Oct 092014

Reference ID Created Released Classification Origin
2008-09-26 20:52
2011-08-30 01:44
Secretary of State

DE RUEHC #3448/01 2702058
R 262052Z SEP 08


E.O. 12958: N/A

Ref: N/A

¶1. This is a joint State-USAID action request for Manila, Jakarta,
Kuala Lumpur, Dili, Honiara, Port Moresby, Bangkok, and Canberra. See
para 7.

¶2. Summary: Posts are requested to provide political and public
diplomacy support to highlight USG involvement in the Coral Triangle
Initiative (CTI), and to encourage the six governments involved to
take the ambitious steps needed to make the initiative a success. The
Coral Triangle is a 5.7 million square kilometer region of great
biological abundance and diversity bounded by the Philippines,
Malaysia, Indonesia, Solomon Islands, Timor Leste, and Papua New
Guinea. The heads of these six countries have agreed to work together
under the CTI to promote sustainable fisheries, sustainable
livelihoods and adaptation to climate change. CTI has been endorsed
by the White House. The USG in coordination with the governments of
these states (plus Fiji and Vanuatu), the GEF and ADB, the Government
of Australia, and a consortium of NGOs headed by World Wildlife Fund
for Nature (WWF) is providing significant support to the CTI. The
project seeks to preserve the unique biology and improve the
management of marine resources, which directly support the lives of
over 120 million people and contribute to regional stability and food
security. End Summary.

¶3. The Coral Triangle covers roughly 5.7million square kilometers of
ocean and is “the epicenter of marine life abundance and diversity”
on Earth, with over 600 coral species; 3,000 fish species; and the
greatest extent of mangrove forests of any region on the planet. In
August 2007, Indonesian President Yudhoyono proposed the multilateral
“Coral Triangle Initiative” partnership to preserve the region’s
unique marine and coastal biological systems. These systems are now
significantly at-risk due to overfishing, destructive fishing methods
(e.g. dynamite / blast fishing), habitat degradation and conversion,
climate change, and land-based sources of pollution among other
factors. At the APEC Summit Declaration in September 2007, 21 leaders
in the Asia Pacific region welcomed the CTI. Since then this
initiative has steadily gained momentum. The USG first publicly
announced its intent to provide financial assistance to the CTI in
December 2007 at the Bali Cop-2 meetings. The “CT-6” governments are
working to finalize the regional “CTI Plan of Action” by May 2009,
when the World Oceans Conference will be held in Manado, Indonesia.
Substantial early donor commitments have already been made by the
USG, the Global Environment Facility (GEF) and the Asian Development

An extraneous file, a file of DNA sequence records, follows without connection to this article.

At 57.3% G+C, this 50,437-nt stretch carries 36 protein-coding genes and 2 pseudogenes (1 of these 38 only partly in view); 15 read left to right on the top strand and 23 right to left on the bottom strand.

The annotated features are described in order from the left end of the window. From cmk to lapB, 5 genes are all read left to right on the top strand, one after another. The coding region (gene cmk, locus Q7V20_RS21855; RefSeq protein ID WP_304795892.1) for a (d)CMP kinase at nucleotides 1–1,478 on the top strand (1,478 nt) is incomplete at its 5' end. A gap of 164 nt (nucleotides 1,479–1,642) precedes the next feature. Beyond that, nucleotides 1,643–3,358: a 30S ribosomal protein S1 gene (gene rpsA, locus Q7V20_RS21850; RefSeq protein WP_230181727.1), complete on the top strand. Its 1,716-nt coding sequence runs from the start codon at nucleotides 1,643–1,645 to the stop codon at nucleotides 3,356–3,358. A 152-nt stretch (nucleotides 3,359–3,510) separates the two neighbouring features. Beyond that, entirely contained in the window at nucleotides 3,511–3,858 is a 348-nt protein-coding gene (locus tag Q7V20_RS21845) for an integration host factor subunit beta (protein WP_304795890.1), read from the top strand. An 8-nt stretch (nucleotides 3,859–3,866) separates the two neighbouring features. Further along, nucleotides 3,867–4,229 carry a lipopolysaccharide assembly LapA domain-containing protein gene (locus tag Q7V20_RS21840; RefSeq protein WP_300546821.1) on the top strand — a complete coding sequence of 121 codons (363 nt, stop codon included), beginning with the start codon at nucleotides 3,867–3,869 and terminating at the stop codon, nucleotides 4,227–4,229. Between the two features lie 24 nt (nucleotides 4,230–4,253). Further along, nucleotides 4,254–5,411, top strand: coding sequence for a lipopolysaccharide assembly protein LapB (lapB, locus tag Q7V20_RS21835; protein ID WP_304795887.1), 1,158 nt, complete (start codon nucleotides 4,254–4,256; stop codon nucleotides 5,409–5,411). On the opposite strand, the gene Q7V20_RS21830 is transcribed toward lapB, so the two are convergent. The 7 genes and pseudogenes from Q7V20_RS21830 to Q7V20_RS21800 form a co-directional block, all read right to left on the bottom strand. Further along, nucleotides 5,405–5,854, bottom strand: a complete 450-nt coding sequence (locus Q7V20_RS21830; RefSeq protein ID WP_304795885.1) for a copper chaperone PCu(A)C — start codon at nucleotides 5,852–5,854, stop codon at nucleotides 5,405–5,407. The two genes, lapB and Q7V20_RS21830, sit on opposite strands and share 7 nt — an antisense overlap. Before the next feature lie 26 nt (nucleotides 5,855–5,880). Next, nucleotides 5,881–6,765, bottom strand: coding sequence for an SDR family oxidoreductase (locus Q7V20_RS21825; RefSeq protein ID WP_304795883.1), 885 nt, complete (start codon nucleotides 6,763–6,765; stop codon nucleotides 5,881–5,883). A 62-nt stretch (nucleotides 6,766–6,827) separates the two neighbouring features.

Bank (ADB). We expect other bilateral donors, in particular
Australia, to also provide significant financial and/or in-kind

¶4. The CTI as currently conceived is a five-year project that focuses
on protecting the marine and biological systems of the region in the
Pacific called the Coral Triangle: an area bounded by the littoral
states of Indonesia, Malaysia, Papua New Guinea, Philippines, Solomon
Islands, and Timor-Leste (known as the “CT-6” countries). Under the
GEF and ADB umbrella funding, Fiji and Vanuatu are also included in
the Initiative. This region’s biological resources produce direct
economic benefits that support over 120 million people living in the
region, and provide further positive economic externalities for
millions worldwide. The CTI is the logical extension of three decades
of US-investments in costal resource management, fisheries and
marine-protected area work funded through the USAID-supported
Sulu-Sulawesi Marine Ecosystems (SSME) matching grant program,
USAID-supported bilateral programs with Indonesia and the
Philippines, USAID-supported seascapes in Indonesia and Papua New
Guinea, USAID-supported biodiversity programs in the Pacific, and
State/EAP -funded marine and coastal programs in the South Pacific.
The CTI builds on these successful USG programs and investments in
coastal resources management and marine conservation in the Coral
Triangle region, and using lessons-learned from previous initiatives
actively promotes cooperation and coordination among the six main CTI
nations and two neighboring islands.

¶5. Department of State has provided start-up support of $750,000 for
the CTI Secretariat over two years. USAID has programmed regional and
bilateral support up to $40 million for the CTI over five years in
its budgets starting in FY08. The USAID project will fund NGO
consortium activities that meet specific, well-defined program and
project needs. A “rolling design” will allow the program implementers
to meet needs identified in national and regional CTI plans of

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action. (Descriptions of NGO consortium activities are provided
below.) If emerging needs or unexpected exigencies arise during
implementation, the flexibility of this “rolling” program design will
allow various components or milestones in specific projects to shift.

¶6. Roles of the Various Actors:

-CT-6 governments: For the CTI to reach its full potential, host
governments will need to take the lead in their respective countries
in developing appropriate plans, investing human and financial
resources, and creating effective policies and regulations to carry
out the key aspects of the CTI program. Without this leadership, the